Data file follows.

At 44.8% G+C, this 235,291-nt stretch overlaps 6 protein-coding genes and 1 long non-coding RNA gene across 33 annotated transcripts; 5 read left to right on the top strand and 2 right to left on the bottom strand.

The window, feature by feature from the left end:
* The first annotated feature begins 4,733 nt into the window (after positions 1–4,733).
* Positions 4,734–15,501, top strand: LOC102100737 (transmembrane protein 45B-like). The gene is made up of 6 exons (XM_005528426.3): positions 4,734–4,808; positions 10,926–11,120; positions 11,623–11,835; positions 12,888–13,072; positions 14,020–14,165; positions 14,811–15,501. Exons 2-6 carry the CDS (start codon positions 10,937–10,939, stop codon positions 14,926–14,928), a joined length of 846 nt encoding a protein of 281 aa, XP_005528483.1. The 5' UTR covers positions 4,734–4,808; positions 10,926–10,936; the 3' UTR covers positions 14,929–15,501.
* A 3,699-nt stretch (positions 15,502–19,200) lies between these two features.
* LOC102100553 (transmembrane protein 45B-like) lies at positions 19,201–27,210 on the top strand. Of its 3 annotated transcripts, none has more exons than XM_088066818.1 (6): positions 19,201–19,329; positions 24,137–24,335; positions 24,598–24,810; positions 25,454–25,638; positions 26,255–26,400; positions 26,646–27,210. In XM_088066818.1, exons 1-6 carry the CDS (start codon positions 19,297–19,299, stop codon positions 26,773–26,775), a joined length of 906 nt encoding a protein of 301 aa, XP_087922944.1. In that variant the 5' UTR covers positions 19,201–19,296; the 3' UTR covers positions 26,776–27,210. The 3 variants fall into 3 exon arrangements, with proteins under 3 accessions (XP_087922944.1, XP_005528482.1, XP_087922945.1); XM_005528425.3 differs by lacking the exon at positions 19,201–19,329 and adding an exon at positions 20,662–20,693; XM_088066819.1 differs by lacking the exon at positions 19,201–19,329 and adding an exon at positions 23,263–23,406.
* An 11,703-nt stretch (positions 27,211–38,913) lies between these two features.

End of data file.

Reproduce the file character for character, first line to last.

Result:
At 44.8% G+C, this 235,291-nt stretch overlaps 6 protein-coding genes and 1 long non-coding RNA gene across 33 annotated transcripts; 5 read left to right on the top strand and 2 right to left on the bottom strand.

The window, feature by feature from the left end:
* The first annotated feature begins 4,733 nt into the window (after positions 1–4,733).
* Positions 4,734–15,501, top strand: LOC102100737 (transmembrane protein 45B-like). The gene is made up of 6 exons (XM_005528426.3): positions 4,734–4,808; positions 10,926–11,120; positions 11,623–11,835; positions 12,888–13,072; positions 14,020–14,165; positions 14,811–15,501. Exons 2-6 carry the CDS (start codon positions 10,937–10,939, stop codon positions 14,926–14,928), a joined length of 846 nt encoding a protein of 281 aa, XP_005528483.1. The 5' UTR covers positions 4,734–4,808; positions 10,926–10,936; the 3' UTR covers positions 14,929–15,501.
* A 3,699-nt stretch (positions 15,502–19,200) lies between these two features.
* LOC102100553 (transmembrane protein 45B-like) lies at positions 19,201–27,210 on the top strand. Of its 3 annotated transcripts, none has more exons than XM_088066818.1 (6): positions 19,201–19,329; positions 24,137–24,335; positions 24,598–24,810; positions 25,454–25,638; positions 26,255–26,400; positions 26,646–27,210. In XM_088066818.1, exons 1-6 carry the CDS (start codon positions 19,297–19,299, stop codon positions 26,773–26,775), a joined length of 906 nt encoding a protein of 301 aa, XP_087922944.1. In that variant the 5' UTR covers positions 19,201–19,296; the 3' UTR covers positions 26,776–27,210. The 3 variants fall into 3 exon arrangements, with proteins under 3 accessions (XP_087922944.1, XP_005528482.1, XP_087922945.1); XM_005528425.3 differs by lacking the exon at positions 19,201–19,329 and adding an exon at positions 20,662–20,693; XM_088066819.1 differs by lacking the exon at positions 19,201–19,329 and adding an exon at positions 23,263–23,406.
* An 11,703-nt stretch (positions 27,211–38,913) lies between these two features.